King For A Day: Jackson Bouza’s journey from walk-on to captain

Jan Flatley-Feldman/Staff

After stalling at the Northwestern 10-yard line in the first drive of the season, Cal lined up in field goal formation. Redshirt senior Jackson Bouza knelt on the ground to take the snap. Instead of placing the ball on the ground, however, Bouza lateraled it to kicker Vincenzo D’Amato, who broke out of the pocket. But that wasn’t the end of the razzle-dazzle. As defenders closed in on D’Amato, he lobbed the ball over the defense to Bouza.


The Bears lost the game, but that touchdown catch — the first in both Bouza’s and head coach Sonny Dykes’ careers at Cal — was a precious reward for Bouza after four years of sporadic playing time. Bouza said that for days after the catch, his friends would text or call him to tell him where it was on ESPN’s list of top plays. He thinks it got as high as third.

A walk-on whose father also walked on at Cal on his way to a nine-year career as a wide receiver in the NFL, the 6-foot, 180-pound Bouza not only earned a scholarship after his third year but was one of four players to be voted a captain for this season.

“Having the respect of the coaches is one thing, but having the respect of your teammates and best friends is another thing completely,” Bouza said. “When they voted for me, it was really cool. That’s definitely a big highlight.”

Beyond earning a scholarship, being voted team captain has been the highlight of Bouza’s time with the Cal football program.

Bouza has spent the majority of the past two years on special teams, but he’s also had the chance to go in as a wide receiver. In 2011, he had three catches for 32 yards. In 2012, he had one catch for 18 yards. In 2013, he has nine catches for 141 yards.

“It’s just cool to make plays in front of everyone,” Bouza said. “It’s fun rotating in. When I came in here as a freshman, I just wanted to get on the field. I still get that feeling of excitement. I’ve always been a confident football player. I always knew I could play. It just took a little while for it to happen.”

Despite having some highlights — a 26-yard catch against Ohio State on third-and-20, two catches for 28 yards in the 2011 Big Game to help cut the score to 31-28 — what matters most to him is having the respect of his teammates.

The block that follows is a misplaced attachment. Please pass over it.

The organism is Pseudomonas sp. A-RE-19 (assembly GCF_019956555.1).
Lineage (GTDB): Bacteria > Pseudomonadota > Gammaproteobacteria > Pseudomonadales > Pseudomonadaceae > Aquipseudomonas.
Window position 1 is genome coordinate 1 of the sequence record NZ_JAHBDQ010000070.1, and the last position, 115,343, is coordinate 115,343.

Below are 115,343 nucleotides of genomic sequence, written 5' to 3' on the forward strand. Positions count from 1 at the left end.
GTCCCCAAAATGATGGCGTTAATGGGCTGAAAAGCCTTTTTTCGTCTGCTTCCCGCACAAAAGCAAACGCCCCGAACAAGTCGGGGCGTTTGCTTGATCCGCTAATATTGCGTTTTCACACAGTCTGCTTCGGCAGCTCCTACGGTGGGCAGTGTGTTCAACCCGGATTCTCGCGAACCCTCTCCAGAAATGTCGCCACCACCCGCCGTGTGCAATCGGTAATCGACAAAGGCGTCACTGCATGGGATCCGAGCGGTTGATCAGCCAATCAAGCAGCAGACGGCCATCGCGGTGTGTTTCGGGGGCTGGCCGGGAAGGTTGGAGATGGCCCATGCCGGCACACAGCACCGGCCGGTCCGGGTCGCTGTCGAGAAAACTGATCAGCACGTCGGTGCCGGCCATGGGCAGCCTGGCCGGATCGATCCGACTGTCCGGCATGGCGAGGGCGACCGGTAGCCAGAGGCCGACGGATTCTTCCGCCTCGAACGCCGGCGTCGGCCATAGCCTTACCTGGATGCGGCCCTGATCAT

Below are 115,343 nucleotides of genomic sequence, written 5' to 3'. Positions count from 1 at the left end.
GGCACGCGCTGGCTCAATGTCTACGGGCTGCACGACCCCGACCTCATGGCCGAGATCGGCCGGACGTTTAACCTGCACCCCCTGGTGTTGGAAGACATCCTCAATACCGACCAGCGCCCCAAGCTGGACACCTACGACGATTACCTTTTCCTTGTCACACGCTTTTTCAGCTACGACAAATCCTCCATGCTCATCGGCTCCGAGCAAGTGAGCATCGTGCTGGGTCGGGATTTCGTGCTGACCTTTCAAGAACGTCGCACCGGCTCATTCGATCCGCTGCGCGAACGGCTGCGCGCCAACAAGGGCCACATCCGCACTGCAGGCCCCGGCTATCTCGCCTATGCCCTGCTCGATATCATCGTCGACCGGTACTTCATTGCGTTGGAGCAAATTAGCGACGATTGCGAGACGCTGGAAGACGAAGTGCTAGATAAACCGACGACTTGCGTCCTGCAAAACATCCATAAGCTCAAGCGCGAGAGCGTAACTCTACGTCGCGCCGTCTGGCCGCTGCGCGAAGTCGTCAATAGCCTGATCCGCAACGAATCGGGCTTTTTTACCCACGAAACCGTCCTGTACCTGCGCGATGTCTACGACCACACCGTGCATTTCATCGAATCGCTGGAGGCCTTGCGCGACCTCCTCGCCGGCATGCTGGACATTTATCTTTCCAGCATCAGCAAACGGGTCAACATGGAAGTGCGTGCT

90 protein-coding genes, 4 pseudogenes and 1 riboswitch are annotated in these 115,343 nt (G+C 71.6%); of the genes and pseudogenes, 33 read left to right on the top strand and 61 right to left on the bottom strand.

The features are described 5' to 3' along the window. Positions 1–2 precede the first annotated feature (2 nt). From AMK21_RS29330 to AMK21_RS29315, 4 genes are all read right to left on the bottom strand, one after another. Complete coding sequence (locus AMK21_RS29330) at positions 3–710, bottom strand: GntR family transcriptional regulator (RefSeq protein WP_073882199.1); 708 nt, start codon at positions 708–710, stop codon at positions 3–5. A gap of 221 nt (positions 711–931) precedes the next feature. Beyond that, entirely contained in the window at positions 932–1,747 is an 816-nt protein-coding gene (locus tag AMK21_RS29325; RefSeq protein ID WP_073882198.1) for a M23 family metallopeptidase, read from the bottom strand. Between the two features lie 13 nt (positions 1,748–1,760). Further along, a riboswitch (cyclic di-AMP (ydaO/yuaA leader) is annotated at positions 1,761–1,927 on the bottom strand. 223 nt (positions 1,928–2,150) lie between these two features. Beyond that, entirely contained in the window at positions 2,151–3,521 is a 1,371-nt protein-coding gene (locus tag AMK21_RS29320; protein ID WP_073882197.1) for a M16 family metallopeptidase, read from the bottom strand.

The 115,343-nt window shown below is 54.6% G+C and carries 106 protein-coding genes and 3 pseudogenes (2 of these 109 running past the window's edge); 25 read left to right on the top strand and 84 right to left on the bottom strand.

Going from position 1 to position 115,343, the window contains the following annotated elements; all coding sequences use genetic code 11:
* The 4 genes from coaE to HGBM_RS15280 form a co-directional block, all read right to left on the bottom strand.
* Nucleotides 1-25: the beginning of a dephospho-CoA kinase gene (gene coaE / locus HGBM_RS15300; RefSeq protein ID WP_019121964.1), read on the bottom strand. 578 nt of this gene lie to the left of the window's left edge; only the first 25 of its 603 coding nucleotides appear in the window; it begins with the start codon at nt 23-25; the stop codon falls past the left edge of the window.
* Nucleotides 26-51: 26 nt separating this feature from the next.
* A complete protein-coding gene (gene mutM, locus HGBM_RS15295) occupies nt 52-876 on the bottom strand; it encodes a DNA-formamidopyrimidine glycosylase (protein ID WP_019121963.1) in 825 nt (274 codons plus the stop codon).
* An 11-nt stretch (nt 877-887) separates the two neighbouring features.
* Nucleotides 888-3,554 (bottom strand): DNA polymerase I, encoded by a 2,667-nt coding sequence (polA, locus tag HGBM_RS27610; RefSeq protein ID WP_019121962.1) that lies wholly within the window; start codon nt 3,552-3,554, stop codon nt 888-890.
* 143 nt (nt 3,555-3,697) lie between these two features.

Bouza tries to lead by example. That means spending lots of time watching film, fitting in an extra lifting session here and there and trying to keep the team motivated. For him, being a leader means being able to be vocal. That means bringing energy to practice, which is  “a grind, especially at this point in the season.”

“We basically live up here,” Bouza said of Memorial Stadium and the football training facilities.

Friend and fellow wide receiver Bryce McGovern, a junior, likes having Bouza as a captain because he’s always upbeat and encouraging. Even if Bouza is upset about something, he tries to turn it around for the sake of the team.

“I really wish he weren’t leaving after this year,” McGovern said. “I know it’s kind of selfish, but we’ll miss him.”

Having seen stadium and coaching changes, Bouza still hasn’t gotten over how fun it is to play college football for the Bears. He said he’s still having fun and sees a lot of good things in the future of the football program.

“This is the best stadium in college football,” Bouza said.  “It’s amazing. It really makes you appreciate all the alumni and people who made it happen.”

His dad, Matt Bouza, couldn’t be prouder of his son. Matt Bouza said that while his son’s journey has been a long one, he exemplifies the ideal that you should be entitled to nothing and grateful for everything.

According to his dad, Bouza has a very dry sense of humor and is known as a bit of a prankster — a “rally starter,” as Matt Bouza put it. On Halloween, Bouza came up with the idea of replacing a mannequin dressed in a Cal football jersey with a real football player. People walking by got quite the scare.

When Matt Bouza and his son play football, Bouza gives his father a hard time, laughing and telling him to be careful not to pull a muscle.

Still, Bouza has a serious side that comes out when he needs to be a leader for the team.

“He’s very introspective,” Matt Bouza said. “He’s always improving himself. He’s never satisfied.  He’s always looking for improvement. Plus, he has a gift of making people feel very welcome and comfortable.”

Matt Bouza, who does his best to never miss a Cal football game, never doubted his son would leave a mark on the Cal football program. As a kid, Jackson always gave everything he had to all of his interests, one of which was reptiles. Until eighth grade, Bouza played basketball, which his father thinks contributed to his quickness and hand-eye coordination. In high school, Bouza sacrificed family vacations for football practices and games.

“I think his journey has been to never say something can’t happen,” Matt Bouza said. “It was his dream to walk on to Cal, to earn a scholarship. I think he’s accomplished more than he ever thought was possible. When he looks back on his time with the program, the fact that he persevered through all of that will help him through the rest of his life. This has set the framework for him. It makes you a believer.”

Bouza, a sociology major who needs only four more units to graduate, hasn’t started looking forward to what the rest of the year and the future hold, even though there are only three weeks left in the season.

“I put everything I have into the season. That’s what I owe my team,” Bouza said. “I just think it’s crazy how far I’ve taken my college career, and I’ve enjoyed every minute of it.”

Shannon Carroll covers women’s swim. Contact her at [email protected].